Let me tell you about my families experience with this whole civil unrest. Once the rioting started we knew what was coming. The threats or attacks on white families and police where inevitable. That is exactly what started happening too. Departments started getting phone calls and threats to the officers. Social media platforms were readily available for groups to put out threats and calling for all to follow suite. So our Chief put it out to all officers to be on alert since there were individuals coming to hold up to their end of the bargain. Burn down buildings and businesses, kill cops, attack white families, go into white neighborhoods and burn it down. Guess what we are a police family, we are considered to be white, and we live right across the street (a stones throw away) from the shopping plaza; in an area to be considered a “White Neighborhood”.

Well we’re damned if we do and damned if we don’t in all counts. So the day the Chief sent that out to all the officers, I went home and informed the family (minus the little one) then proceeded to have them get a 3 day bug out bag ready with a pair of shoes next to it. I also loaded up every magazine in our house, that took an easy hour plus. My wife and I then started gathering up all our important documents, emptying the safe, and taking all our prized possessions off the walls and shelves. We then gathered them together and placed them in our SUV, all just in case.
We lived like this for weeks! Our kids lived out of their go bags for weeks! Our family lived in fear for weeks! Why? So you can “BURN IT DOWN” and start over!? We have done nothing to deserve this. My wife and children did nothing to deserve this. Simply because I chose to be a cop and become the change I wanted to see. To fight the war on drugs which is killing more people then all this put together! But nope, we have to watch over our shoulders while pumping gas. We have to be armed just to go freaking grocery shopping. My children want to go down the street to play with their friends but we worry so much that they’re going to get approached and jumped just for living in a “White neighborhood” or being white! God forbid someone finds out that they’re children of a cop! I’ll be on duty and my wife will tell me she’s going to the store on her way home and I’ll worry that she makes it home without being bullied or attacked. One of my partners wife’s was approached because she had a Thin Blue Line ring on, then more people started joining in aggressively! AT THE GROCERY STORE! This is not America! This is not the right way to let your voice be heard. This is not the way to approach these types of situations. I was silent and tried to hide the fact that I’m a cop and that we are a Thin Blue Line family. But not now, I won’t stand for this anymore!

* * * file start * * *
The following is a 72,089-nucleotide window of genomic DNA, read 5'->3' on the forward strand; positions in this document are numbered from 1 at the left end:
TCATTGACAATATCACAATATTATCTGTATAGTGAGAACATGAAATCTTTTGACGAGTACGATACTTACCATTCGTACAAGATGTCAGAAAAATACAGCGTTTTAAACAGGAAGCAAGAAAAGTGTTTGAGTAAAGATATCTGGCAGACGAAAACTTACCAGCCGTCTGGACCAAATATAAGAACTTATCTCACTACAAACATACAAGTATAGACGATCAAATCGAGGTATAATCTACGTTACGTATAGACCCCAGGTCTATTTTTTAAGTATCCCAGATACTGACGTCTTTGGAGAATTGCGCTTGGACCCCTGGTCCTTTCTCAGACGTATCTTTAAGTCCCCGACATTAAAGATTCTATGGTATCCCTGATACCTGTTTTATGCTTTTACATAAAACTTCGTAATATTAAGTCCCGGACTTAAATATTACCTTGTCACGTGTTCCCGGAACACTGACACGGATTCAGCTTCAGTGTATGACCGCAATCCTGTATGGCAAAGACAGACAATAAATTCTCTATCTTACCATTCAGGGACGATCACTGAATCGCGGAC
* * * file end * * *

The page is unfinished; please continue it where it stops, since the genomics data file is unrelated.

I’d like to end with this though. I support the protests against this sickening behavior from people who are trusted to wear a badge and call themselves a cop. But not the destruction, violence, and abuse. Something definitely needs to be done. Change is needed. We can only have change if we are united as a country. Not as Black, White, Hispanic, or Asian but together as Americans. We all have flaws. America and our history especially has flaws. Let’s learn from our history and grow from it so it doesn’t repeat itself.

Each and every one of you reading this have flaws and a history that they are not proud of. That made you learn and be a better person, I hope. Your past doesn’t necessarily mean that you’re still that person does it? Your PAST made you who you are TODAY so you can be someone TOMORROW!